Water is vital for all bodily functions, including blood sugar control. For people with diabetes, maintaining adequate hydration is particularly difficult, especially if blood sugar levels are high.

When blood sugar levels are high, your kidneys will begin producing more urine in an effort to eliminate excess sugar. Unfortunately, when more urine is made, more water is leaving your body which can lead to dehydration. Dehydration can cause your blood pressure to drop and signal your body to release stress hormones which increase your blood sugar levels, resulting in a vicious cycle of high sugars and dehydration.

Learn to recognize the subtle signs of dehydration, and have something to drink if you notice them.

  • Dry mouth
  • Dark-colored urine
  • Headache
  • Dry skin
  • Muscle cramps
  • Dizziness/ lightheaded

Plain water is always a good choice when selecting a beverage, but if you want a little more flavor, choose a drink that is sugar-free. Water with lemon, unsweetened tea, black coffee, seltzer water, and sugar-free soft drinks are good alternatives for plain water.

Experts recommend two liters of water per day for most adults, but this quantity may need to be adjusted if you have a heart condition.


#4  Get a Check-Up

Make it a priority this year to see your doctor for a routine check-up. They will be able to ask you questions about your health, and you will be able to discuss any concerns you may have about your diabetes.

Meeting with your doctor even when you feel well keeps them in the loop about your overall well being, and gives them the opportunity to check health markers including your blood pressure, weight, and lab values like blood sugar, A1C, and cholesterol.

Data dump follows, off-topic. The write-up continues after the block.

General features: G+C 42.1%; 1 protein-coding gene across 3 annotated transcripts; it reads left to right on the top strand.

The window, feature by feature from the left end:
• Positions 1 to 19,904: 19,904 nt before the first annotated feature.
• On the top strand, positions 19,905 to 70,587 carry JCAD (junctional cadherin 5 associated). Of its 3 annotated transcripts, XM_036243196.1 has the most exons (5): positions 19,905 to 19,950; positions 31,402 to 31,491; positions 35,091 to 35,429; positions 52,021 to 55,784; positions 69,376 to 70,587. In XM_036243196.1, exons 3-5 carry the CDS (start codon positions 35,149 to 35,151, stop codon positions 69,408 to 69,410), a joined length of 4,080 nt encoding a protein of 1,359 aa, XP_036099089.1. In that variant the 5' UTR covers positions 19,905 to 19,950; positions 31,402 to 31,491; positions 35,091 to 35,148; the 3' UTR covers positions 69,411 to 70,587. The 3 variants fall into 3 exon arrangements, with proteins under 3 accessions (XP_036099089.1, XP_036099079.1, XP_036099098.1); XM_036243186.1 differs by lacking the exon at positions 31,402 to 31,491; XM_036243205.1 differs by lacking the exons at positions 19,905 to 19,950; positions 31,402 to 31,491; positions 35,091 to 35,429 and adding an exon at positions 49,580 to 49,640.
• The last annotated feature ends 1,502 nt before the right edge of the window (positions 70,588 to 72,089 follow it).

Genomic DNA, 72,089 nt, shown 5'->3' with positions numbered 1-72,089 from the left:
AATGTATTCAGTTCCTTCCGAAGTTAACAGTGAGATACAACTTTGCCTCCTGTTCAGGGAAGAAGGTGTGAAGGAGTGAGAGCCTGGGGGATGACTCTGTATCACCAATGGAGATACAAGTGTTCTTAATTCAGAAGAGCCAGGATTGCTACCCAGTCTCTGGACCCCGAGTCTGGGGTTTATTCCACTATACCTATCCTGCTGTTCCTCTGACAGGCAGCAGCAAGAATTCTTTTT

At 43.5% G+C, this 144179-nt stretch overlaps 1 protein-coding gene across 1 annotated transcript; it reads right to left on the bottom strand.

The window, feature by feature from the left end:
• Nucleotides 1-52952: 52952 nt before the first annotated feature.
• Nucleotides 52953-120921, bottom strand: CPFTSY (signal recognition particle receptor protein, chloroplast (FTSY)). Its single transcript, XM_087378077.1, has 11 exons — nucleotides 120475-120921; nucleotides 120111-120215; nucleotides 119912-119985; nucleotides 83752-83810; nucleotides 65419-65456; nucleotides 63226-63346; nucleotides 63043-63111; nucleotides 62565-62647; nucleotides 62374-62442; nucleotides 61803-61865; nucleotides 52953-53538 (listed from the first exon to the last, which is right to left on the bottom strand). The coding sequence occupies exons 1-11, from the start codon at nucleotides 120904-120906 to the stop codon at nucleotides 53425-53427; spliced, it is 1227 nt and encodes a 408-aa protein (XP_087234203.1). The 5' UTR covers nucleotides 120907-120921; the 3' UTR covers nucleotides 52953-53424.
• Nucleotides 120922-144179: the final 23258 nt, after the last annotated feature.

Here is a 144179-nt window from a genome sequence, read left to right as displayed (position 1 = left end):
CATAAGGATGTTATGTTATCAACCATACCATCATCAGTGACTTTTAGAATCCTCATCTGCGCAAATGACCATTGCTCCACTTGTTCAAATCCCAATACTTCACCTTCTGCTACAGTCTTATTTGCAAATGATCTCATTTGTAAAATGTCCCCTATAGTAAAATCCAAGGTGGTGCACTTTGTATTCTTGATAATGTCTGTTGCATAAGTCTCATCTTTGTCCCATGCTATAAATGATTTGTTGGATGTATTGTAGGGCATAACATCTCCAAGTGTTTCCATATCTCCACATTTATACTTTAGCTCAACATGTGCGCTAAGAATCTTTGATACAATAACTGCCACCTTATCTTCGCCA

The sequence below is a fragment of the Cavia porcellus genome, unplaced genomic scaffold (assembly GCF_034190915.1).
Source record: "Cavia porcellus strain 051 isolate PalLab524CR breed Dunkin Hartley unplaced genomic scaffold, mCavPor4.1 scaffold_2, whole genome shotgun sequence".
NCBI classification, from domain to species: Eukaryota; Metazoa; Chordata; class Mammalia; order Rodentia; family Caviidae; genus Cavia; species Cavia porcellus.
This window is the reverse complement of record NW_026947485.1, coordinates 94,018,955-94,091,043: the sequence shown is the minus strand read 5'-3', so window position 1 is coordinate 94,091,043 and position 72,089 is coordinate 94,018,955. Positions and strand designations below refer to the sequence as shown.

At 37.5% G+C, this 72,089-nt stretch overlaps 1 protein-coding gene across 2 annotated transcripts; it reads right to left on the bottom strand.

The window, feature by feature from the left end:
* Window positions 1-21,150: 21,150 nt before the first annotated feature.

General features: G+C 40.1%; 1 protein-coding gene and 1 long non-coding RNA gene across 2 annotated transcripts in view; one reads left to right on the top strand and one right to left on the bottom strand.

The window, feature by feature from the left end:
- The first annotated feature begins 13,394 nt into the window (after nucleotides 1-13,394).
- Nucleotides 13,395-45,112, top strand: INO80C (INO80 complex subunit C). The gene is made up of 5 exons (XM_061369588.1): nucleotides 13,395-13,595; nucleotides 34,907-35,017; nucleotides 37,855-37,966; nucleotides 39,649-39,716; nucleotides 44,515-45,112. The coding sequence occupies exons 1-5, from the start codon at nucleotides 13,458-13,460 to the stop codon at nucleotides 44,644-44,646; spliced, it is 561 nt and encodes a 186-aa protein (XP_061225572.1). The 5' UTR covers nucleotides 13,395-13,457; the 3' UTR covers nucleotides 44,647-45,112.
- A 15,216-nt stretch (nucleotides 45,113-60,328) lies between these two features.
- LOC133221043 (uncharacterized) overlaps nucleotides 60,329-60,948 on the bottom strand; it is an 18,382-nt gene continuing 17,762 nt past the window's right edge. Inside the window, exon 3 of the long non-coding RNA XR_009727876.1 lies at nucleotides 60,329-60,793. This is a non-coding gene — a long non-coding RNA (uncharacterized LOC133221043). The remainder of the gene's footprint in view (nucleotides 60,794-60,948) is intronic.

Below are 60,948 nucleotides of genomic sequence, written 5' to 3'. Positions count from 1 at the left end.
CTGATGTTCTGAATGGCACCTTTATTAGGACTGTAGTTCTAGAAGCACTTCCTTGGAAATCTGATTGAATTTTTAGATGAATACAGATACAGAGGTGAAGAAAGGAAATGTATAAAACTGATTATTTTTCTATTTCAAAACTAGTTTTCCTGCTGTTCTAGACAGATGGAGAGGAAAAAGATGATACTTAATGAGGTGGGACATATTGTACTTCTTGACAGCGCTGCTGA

#5 Focus on Your Foot Health

Neuropathy and foot ulcers are common complications associated with diabetes. Elevated blood sugar levels can damage the tiny blood vessels and nerves in your feet over time, leading to chronic pain and infections. In cases of a serious infection or tissue death, a surgeon may need to amputate all or parts of your foot.

Preventing these complications should be a priority in the New Year, starting with proper footwear. Provide your feet with the protection they need by investing in diabetic shoes and socks. Comfortable closed-toe shoes with laces and dye-free socks are a great place to start.

Seeing a podiatrist one to two times per year is an excellent habit to adopt as someone with diabetes. These specialists perform thorough examinations of your feet and check for signs of infection and other complications like Charcot foot.

If you are ready to take your foot health to the next level, talk to your provider about Siren socks. Our wearable wireless technology reduces your risk of developing ulcers and infections by monitoring your foot’s temperature and moisture level.

Schedule an appointment with one of our Certified Siren Providers to find out if you are eligible for Siren socks.



Sources:

Harvard Health. The Importance of Exercise When You Have Diabetes. February 3, 2021.

Purdie, J. Diabetes and Stress: Know the Facts. Healthline. May 29, 2020.

Bucklin & Migala. How Dehydration May Affect Type 2 Diabetes Management and Risk. Everyday Health. July 29, 2021.